Once Joe made his periodic Pasta Proclamation, the performance commenced with his traditional shopping list. He’d check the spice rack for the proper seasonings — oregano, basil, pepper, a few cloves of garlic. He’d ransack the fridge crisper for various necessary vegetables. Onions and peppers were non-negotiable; lemons, tomatoes and parsley if he had time to make salad. After a quick pantry inventory for canned goods (tomato sauce and paste), he’d make two notes for the butcher section (ground beef, ground pork) and set out on a solo grocery excursion.

He’d return with a festive air, a few more sacks than he needed and a big bottle of red wine (a rare commodity in the house).

Once he unpacked and started cooking, it was best to keep your hands and feet away from the action. Usually not much of a kitchen guy, Joe would spend a few hours turning the kitchen into a zone of pure chaos. Every mixing bowl in the joint moved to the countertop. The cutting board clattered with the clunk of a not-so-sharp “big knife.” He worked his tall Spaghetti Pot to get onions sautéed to “lazy” stage, his tomato paste browned like a roux, and trace bits of garlic suffused before adding the thinner tomato sauce.

That done, he’d mix the ground meats together with some more onion, a few raw eggs, undisclosed herbs and two kinds of bread crumbs (packaged Italian and paste), he’d make two notes for the butcher section (ground beef, ground pork) and set out on a solo grocery excursion.

For the better part of a day, the kitchen would be Joe’s sole domain. If he was in the mood for vegetables, he’d make a version of his neighbor’s tabbouli, his take on this treat from his childhood in the old neighborhood. If any of the kids asked to help (to snack or maybe learn), he’d shoo us away, and we’d sneak back to watch from a safe distance.

Mama seemed to relish her banishment from the kitchen, and smiled, knowing that this meal, with all its ritual and precision, was Joe’s rare chance to have total control in the kitchen. To taste exactly what he wanted to taste and tell the old stories he needed to tell.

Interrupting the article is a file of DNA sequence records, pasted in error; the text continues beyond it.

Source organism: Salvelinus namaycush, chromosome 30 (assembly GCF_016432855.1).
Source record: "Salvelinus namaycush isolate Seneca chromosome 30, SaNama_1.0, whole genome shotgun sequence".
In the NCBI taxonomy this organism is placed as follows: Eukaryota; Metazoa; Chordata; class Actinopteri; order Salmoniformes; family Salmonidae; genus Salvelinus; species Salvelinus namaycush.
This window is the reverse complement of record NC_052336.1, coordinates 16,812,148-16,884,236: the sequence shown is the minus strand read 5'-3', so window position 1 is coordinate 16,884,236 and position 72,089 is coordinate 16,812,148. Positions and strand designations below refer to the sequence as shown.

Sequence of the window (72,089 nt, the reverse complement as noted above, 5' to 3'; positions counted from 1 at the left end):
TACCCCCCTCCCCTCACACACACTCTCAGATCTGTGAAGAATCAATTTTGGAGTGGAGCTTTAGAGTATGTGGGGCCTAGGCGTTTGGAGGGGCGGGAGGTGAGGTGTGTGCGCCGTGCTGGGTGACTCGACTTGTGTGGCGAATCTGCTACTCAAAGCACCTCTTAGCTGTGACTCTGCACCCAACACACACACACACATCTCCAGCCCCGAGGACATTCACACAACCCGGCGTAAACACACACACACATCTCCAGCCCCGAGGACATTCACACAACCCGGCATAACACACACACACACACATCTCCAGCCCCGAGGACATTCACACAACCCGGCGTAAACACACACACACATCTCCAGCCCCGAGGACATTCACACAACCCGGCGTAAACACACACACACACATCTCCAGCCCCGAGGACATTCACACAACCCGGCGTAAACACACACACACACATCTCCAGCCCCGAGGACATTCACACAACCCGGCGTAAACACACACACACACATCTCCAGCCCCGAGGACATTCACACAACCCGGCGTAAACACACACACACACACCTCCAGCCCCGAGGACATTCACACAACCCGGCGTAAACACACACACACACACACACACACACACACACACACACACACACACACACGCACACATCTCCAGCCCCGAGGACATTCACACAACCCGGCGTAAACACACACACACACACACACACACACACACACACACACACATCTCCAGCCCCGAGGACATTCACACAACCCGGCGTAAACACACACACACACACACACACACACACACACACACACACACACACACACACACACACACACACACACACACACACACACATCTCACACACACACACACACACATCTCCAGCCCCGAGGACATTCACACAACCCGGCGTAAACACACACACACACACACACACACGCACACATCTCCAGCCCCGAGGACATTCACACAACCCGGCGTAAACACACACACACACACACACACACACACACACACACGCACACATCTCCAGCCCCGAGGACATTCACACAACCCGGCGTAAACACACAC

Later that evening, we’d dig into heaping piles of steaming pasta and remember why this was one of our favorite dishes. Joe would serve each plate with a flourish, adding an extra meatball if he felt you were deserving (or hadn’t already snuck three from the pot). He’d tell the story of how his mother Mary made her sauce. He’d tell old Birmingham family stories in between sips of wine and third servings — about family members we’d never meet or the time his aunt’s pressure cooker exploded. When Joe took over the stove, it was dinner and a show, and we savored the spectacle, even knowing that us kids would have to clean up the mess. Given the stories and the sauce, it was always well worth it.

A few times a year, I take down my own favorite spaghetti pot (a hulking, two-burner Magnalite) and make up my own red sauce, which bears almost no resemblance to Joe’s. No meatballs, whole tomatoes, green onions, and what he would consider a scandalous amount of garlic. I feed my friends, tell a few Joe stories, then freeze the rest in quarts for later. As I scrape out the last of it, I always leave a taste, look up at Joe’s Spaghetti Pot and grin at his displeasure. “It’s not Italian,” I think, “but it’ll have to do.”

  • Recipe: Spaghetti Sauce with Meatballs